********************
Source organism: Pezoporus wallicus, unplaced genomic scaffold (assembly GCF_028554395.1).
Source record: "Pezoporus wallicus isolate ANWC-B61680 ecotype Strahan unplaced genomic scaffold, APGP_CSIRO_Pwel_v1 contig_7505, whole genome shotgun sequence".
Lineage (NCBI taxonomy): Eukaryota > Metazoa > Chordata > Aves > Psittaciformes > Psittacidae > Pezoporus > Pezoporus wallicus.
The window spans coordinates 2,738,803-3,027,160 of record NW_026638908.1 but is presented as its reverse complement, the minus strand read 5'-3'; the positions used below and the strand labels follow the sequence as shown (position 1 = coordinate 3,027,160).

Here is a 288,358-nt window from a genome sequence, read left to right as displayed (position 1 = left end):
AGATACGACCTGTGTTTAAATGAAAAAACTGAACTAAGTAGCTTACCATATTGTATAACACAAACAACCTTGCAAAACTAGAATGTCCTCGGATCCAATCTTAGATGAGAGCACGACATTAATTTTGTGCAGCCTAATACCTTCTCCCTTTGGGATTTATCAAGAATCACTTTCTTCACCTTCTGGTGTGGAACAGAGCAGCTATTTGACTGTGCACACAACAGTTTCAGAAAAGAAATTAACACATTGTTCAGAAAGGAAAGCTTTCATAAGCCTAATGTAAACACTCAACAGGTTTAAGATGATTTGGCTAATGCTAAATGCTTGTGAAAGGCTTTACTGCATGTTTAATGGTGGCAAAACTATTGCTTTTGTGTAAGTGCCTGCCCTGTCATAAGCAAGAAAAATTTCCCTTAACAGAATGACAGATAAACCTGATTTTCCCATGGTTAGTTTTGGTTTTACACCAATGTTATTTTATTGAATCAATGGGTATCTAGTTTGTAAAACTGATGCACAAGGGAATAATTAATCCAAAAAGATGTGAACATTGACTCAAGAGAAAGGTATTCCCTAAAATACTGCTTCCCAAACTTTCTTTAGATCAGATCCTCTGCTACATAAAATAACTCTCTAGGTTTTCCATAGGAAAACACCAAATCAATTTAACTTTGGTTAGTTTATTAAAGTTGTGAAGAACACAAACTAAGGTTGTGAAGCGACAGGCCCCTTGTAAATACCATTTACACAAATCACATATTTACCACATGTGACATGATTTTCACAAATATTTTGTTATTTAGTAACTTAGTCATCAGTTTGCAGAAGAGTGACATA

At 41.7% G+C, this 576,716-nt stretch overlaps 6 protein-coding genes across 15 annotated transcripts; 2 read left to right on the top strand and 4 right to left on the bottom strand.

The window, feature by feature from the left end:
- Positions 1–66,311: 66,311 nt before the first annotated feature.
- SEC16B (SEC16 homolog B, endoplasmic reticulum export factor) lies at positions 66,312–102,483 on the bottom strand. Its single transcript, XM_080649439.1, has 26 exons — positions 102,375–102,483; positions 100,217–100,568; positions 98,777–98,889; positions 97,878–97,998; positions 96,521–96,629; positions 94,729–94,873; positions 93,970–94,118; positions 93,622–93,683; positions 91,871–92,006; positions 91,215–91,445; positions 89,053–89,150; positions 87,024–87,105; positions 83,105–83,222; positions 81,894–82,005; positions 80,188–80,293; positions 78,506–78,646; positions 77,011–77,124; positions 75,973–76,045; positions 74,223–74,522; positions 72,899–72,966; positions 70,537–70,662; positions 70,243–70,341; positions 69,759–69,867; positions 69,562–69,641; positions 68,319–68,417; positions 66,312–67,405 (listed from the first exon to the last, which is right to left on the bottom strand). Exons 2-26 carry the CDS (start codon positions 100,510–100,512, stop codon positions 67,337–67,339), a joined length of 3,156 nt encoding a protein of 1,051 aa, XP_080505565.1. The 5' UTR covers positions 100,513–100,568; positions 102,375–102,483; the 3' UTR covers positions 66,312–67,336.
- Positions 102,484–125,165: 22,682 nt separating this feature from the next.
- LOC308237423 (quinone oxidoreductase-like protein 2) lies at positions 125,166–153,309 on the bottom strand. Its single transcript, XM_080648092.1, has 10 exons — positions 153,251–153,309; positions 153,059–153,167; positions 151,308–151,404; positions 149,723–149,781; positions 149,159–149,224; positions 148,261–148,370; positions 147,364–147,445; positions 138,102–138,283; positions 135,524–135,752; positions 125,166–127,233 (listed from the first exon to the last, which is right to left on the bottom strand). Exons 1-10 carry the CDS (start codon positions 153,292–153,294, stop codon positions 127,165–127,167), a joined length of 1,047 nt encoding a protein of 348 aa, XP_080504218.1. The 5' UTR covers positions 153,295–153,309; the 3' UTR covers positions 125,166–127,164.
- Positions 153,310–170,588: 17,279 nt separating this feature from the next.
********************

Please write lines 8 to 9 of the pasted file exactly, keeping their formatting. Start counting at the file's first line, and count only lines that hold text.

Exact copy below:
The window, feature by feature from the left end:
- Positions 1–66,311: 66,311 nt before the first annotated feature.